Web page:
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The Fragility of Reality

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We let people we love help construct our version of lived realities.  We have to, because we spend time with them.  We have experiences with them.  We share our thoughts with them.  Because we’ve developed trust, it’s likely we share other emotions that have helped to bond us to them.

But what happens when the person you’ve come to trust constructs a reality for you that has holes in it?

Some parts are just blatantly false, you come to learn.  The dissolution of those portions, whenever and however that might happen, may rattle you to the core.  And yet just enough is still true, or at least seems true, to perhaps keep those constructs alive, because you don’t know how much to tear down, and the prospect of tearing it all down can feel overwhelming, devastating, or confusing.

You are trying to figure out what to trust about this reality you are still constructing with this person.  Is this part true?  Is that part true?  You’re called paranoid for being so edgy about it.  The person reassures you that it’s all patched up now.

Something doesn’t seem quite right about it.  Is it because of the holes that used to be there or is something else wrong?  How can you know?  You no longer know whether to trust yourself.

What you don’t know yet is that parts of yourself were eroded too when those parts of reality were falsely constructed and then torn down. You can’t know this because the parts of you that would know were the very parts that were ripped out. You’re in a dream within a dream.

He’s telling you things like, “I just made a mistake, and now I have to go through with it.  My family expects me to,” and you have to be understanding because he’s accused you of not caring about how he feels about it, even though it tears you apart that he’s about to go marry someone else.

Hush.  Don’t say anything about it.  He hates it when you cry.  Shut it down.

And part of you does.  Shut down, that is.

And you convince yourself he doesn’t care about you when he cuts off all contact, but then you see he wore the bracelet you gave him on his wedding day.  Yet, afterward, he posts pics of the two of them on his social media.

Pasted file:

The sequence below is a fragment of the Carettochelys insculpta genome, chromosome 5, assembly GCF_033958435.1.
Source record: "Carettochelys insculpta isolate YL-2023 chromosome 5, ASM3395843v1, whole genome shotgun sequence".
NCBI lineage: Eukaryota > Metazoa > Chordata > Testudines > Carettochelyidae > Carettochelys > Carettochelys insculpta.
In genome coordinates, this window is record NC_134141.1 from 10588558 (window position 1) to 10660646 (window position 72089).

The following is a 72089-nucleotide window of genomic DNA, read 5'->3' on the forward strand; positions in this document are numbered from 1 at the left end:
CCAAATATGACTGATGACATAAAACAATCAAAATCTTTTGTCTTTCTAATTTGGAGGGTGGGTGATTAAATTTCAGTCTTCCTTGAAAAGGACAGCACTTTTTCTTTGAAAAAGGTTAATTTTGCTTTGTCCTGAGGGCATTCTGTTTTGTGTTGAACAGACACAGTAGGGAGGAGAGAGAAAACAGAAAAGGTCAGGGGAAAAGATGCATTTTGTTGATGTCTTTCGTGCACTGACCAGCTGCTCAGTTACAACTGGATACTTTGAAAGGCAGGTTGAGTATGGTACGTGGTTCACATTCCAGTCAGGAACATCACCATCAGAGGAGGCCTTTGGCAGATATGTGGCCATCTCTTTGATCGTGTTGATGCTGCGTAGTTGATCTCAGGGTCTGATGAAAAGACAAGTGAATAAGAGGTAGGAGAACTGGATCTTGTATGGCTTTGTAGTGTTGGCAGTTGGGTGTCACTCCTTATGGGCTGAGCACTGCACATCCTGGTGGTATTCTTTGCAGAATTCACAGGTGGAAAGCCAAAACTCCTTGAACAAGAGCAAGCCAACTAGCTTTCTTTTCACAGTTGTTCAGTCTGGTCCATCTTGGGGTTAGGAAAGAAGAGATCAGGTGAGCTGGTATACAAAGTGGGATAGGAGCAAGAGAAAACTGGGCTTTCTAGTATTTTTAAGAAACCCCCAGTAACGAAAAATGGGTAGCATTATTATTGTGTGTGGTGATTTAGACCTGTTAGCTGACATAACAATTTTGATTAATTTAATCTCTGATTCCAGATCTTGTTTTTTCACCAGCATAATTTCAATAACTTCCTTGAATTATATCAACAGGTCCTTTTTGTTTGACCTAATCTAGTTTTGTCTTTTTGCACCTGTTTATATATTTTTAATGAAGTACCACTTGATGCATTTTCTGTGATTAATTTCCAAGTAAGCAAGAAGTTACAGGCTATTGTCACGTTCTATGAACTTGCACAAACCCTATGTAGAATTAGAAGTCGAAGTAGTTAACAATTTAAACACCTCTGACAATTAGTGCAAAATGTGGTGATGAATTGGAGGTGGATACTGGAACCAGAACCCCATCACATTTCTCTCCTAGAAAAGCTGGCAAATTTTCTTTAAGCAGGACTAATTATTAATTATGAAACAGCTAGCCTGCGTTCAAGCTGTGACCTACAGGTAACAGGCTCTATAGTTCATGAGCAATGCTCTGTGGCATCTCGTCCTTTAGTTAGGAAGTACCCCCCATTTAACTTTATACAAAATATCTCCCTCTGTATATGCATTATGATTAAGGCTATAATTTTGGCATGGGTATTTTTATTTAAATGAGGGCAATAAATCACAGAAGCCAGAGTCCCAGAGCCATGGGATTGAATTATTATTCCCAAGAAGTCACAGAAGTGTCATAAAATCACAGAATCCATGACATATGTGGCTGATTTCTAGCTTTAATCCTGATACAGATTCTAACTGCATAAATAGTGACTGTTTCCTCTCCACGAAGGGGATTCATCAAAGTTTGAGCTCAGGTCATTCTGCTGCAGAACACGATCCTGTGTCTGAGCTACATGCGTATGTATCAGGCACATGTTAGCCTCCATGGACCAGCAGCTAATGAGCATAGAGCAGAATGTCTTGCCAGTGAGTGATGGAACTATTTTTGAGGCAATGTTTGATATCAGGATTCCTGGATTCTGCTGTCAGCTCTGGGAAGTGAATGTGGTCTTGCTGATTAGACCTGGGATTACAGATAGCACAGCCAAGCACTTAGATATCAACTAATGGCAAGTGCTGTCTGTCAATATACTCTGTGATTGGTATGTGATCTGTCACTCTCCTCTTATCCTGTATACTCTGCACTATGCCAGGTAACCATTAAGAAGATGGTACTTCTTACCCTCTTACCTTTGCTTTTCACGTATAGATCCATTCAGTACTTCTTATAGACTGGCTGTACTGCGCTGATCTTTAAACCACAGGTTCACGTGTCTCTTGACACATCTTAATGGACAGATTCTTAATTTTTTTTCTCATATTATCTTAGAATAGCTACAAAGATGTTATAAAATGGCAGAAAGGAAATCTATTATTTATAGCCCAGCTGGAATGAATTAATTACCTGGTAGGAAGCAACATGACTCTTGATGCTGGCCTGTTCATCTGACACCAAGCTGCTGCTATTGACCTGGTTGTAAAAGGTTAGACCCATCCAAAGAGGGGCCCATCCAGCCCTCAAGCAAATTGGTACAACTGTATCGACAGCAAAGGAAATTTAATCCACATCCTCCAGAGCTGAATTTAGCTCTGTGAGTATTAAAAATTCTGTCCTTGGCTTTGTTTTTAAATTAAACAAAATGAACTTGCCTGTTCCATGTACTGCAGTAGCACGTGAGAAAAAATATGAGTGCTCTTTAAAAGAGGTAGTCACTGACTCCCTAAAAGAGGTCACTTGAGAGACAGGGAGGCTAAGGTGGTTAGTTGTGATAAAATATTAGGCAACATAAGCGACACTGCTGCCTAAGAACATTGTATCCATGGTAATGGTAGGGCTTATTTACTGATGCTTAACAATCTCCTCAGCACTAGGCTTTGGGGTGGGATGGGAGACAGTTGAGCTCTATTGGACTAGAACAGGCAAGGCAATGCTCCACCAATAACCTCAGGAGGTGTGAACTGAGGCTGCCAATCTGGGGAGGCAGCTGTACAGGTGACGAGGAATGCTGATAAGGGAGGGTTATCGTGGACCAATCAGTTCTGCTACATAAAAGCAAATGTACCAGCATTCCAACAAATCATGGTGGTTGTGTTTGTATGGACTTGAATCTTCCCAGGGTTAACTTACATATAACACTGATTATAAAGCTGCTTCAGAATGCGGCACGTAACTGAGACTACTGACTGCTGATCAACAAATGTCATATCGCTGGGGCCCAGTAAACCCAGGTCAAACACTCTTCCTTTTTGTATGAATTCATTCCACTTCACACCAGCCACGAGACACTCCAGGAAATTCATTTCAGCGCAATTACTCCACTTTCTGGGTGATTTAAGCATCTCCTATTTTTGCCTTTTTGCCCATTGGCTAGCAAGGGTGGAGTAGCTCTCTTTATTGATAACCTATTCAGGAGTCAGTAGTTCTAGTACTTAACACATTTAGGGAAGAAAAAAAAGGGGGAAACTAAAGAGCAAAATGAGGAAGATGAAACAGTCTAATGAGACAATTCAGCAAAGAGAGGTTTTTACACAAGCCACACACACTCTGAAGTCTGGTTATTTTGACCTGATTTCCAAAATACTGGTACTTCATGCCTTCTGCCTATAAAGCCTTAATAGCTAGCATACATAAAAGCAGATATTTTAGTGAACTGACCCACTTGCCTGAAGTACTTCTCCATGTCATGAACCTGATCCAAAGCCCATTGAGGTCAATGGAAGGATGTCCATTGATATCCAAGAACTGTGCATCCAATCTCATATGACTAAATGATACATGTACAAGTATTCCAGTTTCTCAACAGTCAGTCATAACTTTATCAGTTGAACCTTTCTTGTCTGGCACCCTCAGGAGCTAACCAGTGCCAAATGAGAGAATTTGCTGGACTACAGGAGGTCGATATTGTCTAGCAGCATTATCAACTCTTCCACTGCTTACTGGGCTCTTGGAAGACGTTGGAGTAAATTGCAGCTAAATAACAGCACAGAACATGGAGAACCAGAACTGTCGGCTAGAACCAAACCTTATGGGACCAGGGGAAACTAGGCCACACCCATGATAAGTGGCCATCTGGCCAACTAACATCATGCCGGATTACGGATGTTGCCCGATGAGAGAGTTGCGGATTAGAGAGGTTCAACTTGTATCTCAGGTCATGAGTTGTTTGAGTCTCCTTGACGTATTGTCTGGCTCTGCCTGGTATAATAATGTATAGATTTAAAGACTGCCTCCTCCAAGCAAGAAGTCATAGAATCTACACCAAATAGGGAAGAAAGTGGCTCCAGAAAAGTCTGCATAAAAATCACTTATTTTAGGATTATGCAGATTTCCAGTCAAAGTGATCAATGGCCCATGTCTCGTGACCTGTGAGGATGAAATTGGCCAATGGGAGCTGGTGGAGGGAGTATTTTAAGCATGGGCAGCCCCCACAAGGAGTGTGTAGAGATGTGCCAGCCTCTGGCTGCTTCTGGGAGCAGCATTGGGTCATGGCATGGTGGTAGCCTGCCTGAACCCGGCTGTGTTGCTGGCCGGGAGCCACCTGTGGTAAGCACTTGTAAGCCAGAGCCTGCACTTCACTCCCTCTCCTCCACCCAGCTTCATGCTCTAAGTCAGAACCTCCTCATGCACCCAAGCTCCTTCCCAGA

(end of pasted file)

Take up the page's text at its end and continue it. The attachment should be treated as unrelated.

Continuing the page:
“Oh no, I just told her that I love her because I have to look happy to everyone else.”

And you believe it, because all along, he’s been telling you that you’re the true love of his life.  And yet you’re still trying to figure out why he’s with her in the first place.  Or if he’s constructing false realities again and it is her he loves after all, why is he wearing bracelets you gave him?  Nothing will align, and the answers won’t come to you.

There is no answer to a riddle with solutions that split off into multiple versions of themselves.

But which part do I tear out?

The longer this reality construction (or deconstruction) continues, the more you lose yourself.

Some day a switch will flip.  You’ll realize that no one except for him will ever know what is in his head, but it does not matter what is in his head.  All you have to do is look at his actions and they tell you all you need to know.

All you want to know anymore is whether you have a shared version of the relationship.

Add it up.

1+1+1 = ?

He told them they were special.

He told her.  He told the other her.  He told the third her.  

He gives me excuses about why he told them this.  Oh, but I am the true special one.

But don’t they also believe the same?

Add it up.

You already know.

Say it.

Say it.

1 + 1 + 1 =

No.  You’re not.

No one is special.

No one is the love of his life.  There is no love he will not desecrate.

That means yours.  That means you.

Say it.  You were living a lie.


He is loyal only to himself.

I am recovering from a relationship that never existed.  I am finding my way back to reality.

Kristen Milstead

Kristen Milstead is a narcissistic abuse survivor who has become a strong advocate for finding your unique voice and using it to help others find theirs.

One Comment

  1. Searching for hope...

    I’m doing my best tonight to stay with feeling overwhelmed. I’m frightened of the future. Frightened I may never recover. Frightened I will never be able to run again. At the same time I want to reach out to him because he can’t be who he turned out to be. I won’t – I’ll do the uncomfortable and feel the fear. It’s horrible.

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